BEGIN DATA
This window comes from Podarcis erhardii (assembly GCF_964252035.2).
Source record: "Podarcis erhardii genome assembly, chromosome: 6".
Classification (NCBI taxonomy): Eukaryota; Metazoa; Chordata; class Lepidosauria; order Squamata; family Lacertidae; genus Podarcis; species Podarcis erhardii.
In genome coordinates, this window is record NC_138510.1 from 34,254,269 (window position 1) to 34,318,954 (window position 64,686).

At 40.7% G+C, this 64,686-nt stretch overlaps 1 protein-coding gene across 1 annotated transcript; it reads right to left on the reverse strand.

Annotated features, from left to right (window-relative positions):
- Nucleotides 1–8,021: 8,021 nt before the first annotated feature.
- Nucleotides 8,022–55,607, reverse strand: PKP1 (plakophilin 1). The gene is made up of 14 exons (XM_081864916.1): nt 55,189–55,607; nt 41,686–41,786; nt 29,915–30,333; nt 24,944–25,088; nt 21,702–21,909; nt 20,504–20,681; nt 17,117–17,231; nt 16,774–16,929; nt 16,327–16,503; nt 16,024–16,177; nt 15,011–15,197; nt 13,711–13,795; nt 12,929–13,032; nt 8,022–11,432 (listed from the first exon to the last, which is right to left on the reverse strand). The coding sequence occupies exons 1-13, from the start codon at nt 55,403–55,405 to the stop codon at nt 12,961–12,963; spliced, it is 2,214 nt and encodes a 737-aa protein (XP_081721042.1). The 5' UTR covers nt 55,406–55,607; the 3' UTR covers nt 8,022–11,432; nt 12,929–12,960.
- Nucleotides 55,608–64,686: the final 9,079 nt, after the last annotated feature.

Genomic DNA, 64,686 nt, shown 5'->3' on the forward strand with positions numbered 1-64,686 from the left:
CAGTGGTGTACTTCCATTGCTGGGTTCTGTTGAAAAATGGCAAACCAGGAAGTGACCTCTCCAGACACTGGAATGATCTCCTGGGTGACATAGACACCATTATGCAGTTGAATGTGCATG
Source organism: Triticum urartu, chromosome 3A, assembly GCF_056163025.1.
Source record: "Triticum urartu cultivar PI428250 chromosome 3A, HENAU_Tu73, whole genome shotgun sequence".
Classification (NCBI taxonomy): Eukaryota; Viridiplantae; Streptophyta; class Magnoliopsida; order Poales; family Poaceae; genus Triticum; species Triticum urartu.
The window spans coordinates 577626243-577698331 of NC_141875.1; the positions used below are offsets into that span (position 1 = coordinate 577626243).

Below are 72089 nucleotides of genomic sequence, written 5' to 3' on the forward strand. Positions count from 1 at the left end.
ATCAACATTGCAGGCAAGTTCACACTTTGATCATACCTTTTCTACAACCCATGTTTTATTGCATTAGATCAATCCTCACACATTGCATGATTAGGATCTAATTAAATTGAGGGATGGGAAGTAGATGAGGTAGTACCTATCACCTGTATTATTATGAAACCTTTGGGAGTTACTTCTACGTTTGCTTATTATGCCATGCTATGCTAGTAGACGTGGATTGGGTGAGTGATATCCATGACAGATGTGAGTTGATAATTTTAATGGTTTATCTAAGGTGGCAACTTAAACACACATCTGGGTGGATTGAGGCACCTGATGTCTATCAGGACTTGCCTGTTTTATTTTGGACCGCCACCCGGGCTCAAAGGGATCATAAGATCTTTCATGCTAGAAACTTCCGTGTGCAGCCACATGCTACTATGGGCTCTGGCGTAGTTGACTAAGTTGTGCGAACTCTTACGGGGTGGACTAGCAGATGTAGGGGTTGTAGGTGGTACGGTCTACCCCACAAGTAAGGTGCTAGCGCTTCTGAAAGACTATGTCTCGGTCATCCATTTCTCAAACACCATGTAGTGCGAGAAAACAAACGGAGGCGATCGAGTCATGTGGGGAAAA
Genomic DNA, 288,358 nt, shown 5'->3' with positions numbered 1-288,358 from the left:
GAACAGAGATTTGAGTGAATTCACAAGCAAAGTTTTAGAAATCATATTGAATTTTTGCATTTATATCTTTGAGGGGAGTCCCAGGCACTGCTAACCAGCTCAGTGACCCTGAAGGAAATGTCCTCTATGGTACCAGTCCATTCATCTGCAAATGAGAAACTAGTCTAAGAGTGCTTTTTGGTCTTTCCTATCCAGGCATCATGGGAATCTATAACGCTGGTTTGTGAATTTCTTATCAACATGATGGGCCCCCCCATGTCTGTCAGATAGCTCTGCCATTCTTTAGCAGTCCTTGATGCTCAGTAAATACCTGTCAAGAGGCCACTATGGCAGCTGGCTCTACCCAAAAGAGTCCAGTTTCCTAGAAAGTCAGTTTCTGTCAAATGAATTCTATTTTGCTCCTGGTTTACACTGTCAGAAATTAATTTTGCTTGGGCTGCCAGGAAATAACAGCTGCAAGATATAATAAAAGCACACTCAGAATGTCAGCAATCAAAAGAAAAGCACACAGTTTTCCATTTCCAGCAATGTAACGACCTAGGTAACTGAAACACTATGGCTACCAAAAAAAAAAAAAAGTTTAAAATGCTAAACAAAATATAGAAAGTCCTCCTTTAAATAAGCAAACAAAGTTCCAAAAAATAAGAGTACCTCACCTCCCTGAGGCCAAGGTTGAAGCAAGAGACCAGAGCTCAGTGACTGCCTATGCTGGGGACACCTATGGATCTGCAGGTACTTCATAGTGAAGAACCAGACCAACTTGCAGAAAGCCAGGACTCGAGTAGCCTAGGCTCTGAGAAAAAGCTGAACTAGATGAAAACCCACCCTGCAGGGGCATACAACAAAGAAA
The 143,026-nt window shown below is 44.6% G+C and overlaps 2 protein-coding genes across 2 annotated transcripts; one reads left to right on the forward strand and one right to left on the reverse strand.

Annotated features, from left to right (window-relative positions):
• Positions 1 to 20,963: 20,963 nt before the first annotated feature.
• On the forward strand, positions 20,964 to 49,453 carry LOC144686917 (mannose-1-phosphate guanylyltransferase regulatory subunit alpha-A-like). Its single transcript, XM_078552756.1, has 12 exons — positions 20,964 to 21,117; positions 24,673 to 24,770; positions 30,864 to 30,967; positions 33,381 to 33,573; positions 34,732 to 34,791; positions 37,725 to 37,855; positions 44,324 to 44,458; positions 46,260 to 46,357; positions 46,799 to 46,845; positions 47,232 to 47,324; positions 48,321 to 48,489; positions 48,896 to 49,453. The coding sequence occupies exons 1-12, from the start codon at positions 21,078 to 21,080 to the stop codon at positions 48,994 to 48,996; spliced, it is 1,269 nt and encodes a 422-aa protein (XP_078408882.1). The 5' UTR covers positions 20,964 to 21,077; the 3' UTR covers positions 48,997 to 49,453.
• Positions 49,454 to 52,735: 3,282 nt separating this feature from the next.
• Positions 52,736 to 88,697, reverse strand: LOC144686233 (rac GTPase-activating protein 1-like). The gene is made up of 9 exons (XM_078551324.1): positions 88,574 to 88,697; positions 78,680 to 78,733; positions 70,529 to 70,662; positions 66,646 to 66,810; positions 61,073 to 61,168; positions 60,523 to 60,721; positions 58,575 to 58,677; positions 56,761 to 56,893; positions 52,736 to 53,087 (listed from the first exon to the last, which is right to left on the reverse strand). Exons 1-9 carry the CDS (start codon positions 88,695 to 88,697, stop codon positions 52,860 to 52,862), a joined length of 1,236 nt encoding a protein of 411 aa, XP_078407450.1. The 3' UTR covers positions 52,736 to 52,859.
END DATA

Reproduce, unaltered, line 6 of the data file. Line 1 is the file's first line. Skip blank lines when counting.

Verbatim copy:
Annotated features, from left to right (window-relative positions):